Because it is not a grain, buckwheat is suitable for eaters with gluten issues. It is rich in zinc, copper and manganese. Buckwheat is a complete protein, meaning that, like meat, it contains all of the essential amino acids that your body cannot produce - an important feature for vegans. Buckwheat is also high in soluble fiber and eating it has been shown to lower cholesterol and blood pressure.
What to Do with It and Cooking
Buckwheat's international popularity is apparent in the wide range of dishes in which it is featured:
The tiny pancakes that accompany classic caviar service, called blini, are traditionally made from buckwheat flour. Their tang and slightly bitter flavor offer the perfect background to the rich fish roe and red onion, sieved egg and sour cream accoutrement.
Eastern European Kasha
Toasted buckwheat groats are called kasha. You can find them in the market whole or cracked, which cook much more quickly. They are served in both sweet and savory recipes. Kasha is often served as a breakfast porridge with milk. It is featured in the traditional dish, kasha varnishkes, where it is paired with bowtie pasta, onions and mushrooms.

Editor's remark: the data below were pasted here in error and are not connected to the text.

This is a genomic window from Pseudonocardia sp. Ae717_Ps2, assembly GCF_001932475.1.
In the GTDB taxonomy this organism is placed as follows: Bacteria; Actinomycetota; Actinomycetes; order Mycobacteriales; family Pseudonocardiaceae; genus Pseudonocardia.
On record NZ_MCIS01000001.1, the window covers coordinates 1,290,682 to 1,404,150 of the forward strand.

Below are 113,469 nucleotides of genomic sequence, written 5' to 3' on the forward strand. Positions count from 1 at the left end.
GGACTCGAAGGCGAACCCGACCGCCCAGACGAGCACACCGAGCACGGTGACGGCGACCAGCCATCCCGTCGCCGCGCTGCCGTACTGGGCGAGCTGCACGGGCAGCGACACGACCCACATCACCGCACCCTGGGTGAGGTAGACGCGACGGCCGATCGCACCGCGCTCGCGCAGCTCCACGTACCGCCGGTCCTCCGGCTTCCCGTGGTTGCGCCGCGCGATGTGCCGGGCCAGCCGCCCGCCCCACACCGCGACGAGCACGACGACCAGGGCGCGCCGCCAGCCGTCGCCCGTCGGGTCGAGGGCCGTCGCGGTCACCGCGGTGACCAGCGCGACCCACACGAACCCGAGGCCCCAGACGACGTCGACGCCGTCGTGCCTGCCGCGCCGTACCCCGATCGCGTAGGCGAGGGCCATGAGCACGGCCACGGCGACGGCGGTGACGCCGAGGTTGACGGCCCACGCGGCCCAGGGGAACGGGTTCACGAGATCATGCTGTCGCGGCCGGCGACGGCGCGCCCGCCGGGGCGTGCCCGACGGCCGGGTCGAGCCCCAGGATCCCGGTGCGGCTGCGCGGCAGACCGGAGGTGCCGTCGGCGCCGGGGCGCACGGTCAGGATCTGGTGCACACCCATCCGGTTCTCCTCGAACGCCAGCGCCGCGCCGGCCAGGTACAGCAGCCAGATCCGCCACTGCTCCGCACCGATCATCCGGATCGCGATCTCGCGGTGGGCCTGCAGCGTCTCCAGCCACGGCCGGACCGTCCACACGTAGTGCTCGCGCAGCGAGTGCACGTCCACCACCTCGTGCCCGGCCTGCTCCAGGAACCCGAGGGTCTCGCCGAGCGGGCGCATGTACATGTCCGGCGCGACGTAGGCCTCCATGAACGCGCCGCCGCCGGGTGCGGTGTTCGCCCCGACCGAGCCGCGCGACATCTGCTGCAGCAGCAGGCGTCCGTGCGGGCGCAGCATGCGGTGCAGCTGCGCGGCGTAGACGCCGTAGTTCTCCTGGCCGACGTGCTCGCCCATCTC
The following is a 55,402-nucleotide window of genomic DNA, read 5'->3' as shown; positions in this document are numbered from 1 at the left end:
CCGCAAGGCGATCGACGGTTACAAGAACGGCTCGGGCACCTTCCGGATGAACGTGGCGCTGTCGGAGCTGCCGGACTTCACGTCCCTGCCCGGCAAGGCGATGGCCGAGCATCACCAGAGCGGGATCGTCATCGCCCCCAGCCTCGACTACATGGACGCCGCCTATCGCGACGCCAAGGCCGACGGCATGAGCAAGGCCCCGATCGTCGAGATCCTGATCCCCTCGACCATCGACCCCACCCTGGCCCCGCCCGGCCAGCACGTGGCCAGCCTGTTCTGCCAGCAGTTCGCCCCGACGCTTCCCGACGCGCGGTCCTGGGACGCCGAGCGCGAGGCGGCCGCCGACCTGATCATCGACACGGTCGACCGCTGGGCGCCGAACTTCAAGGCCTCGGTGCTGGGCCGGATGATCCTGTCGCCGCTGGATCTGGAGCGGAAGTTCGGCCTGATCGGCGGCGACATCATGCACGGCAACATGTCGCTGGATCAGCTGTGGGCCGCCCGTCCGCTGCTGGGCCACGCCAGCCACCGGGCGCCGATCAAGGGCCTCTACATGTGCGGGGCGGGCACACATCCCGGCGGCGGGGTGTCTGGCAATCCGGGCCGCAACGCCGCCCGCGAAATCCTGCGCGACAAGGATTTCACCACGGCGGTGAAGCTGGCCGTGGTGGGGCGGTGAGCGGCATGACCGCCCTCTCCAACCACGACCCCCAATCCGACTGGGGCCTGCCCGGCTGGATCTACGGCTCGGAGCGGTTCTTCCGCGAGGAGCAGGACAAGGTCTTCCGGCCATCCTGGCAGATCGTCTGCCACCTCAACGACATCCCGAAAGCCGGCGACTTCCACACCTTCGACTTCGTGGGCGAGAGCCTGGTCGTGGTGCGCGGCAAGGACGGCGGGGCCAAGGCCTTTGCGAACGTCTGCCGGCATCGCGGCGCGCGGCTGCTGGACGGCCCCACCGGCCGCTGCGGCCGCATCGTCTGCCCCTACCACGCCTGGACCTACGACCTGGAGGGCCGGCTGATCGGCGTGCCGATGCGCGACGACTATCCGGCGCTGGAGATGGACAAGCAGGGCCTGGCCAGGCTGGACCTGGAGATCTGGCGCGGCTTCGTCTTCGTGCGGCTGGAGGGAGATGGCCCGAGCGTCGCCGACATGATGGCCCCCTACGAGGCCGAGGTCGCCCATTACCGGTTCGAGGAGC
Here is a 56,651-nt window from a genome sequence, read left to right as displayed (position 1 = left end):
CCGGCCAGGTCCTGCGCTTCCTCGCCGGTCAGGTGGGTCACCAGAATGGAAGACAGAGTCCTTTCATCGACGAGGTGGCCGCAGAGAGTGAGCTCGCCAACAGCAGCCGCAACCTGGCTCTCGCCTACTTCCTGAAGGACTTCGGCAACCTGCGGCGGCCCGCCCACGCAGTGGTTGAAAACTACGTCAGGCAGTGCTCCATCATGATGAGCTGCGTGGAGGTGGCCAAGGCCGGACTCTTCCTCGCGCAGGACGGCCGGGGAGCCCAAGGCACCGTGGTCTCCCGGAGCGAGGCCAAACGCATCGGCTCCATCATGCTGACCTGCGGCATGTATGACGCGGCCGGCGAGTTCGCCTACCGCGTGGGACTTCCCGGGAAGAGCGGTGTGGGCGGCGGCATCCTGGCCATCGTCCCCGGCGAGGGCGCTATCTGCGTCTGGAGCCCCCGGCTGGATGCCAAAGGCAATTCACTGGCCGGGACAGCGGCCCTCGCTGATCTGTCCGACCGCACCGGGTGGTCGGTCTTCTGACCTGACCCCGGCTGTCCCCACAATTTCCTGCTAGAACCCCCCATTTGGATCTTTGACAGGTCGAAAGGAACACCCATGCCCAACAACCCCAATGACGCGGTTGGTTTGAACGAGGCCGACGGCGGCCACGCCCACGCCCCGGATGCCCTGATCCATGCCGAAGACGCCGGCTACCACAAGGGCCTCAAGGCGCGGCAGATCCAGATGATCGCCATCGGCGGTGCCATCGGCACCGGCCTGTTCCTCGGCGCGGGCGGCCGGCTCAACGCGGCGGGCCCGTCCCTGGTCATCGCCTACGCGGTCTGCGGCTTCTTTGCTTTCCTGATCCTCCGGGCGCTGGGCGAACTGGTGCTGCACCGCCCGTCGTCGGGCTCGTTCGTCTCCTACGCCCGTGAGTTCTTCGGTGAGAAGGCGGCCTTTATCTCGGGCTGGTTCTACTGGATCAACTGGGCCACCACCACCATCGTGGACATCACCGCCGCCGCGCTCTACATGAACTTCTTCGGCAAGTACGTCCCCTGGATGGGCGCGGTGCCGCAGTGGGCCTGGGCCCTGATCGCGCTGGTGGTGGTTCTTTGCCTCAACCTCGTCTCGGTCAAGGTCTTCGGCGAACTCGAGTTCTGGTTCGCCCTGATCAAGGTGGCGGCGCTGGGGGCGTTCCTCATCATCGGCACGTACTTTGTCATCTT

Japanese Buckwheat Soba
There is a deep respect for soba in Japan, where chefs make the fine noodles to order - starting with whole groats, grinding them into flour and then turning the dough into thin perfect noodles within minutes. You can do that. Or you can buy pre-packaged soba noodles. Many soba noodles are a blend of wheat and buckwheat flours, so be sure the package or ingredient list says "100 percent buckwheat" to enjoy the gluten-free benefits.
The buckwheat leaves (a.k.a., "buckwheat lettuce") are sometimes eaten or even grown indoors in the winter for out of season salads. But eater beware: The leaves contain fagopyrin, a toxin that causes photosensitivity and skin problems in humans and animals that eat a lot of buckwheat greenery.
Buckwheat husks, the outer layer of the seed that is removed during processing, are used to make pillows. They are reported to resist infestation by dust mites and relieve neck strain by conforming to your sleeping posture.
Humans aren't they only animals that enjoy buckwheat. It makes a nutritious forage for ruminants. Cows enjoy it so much, in fact, that buckwheat straw cannot be used for bedding or the animals would have a feast.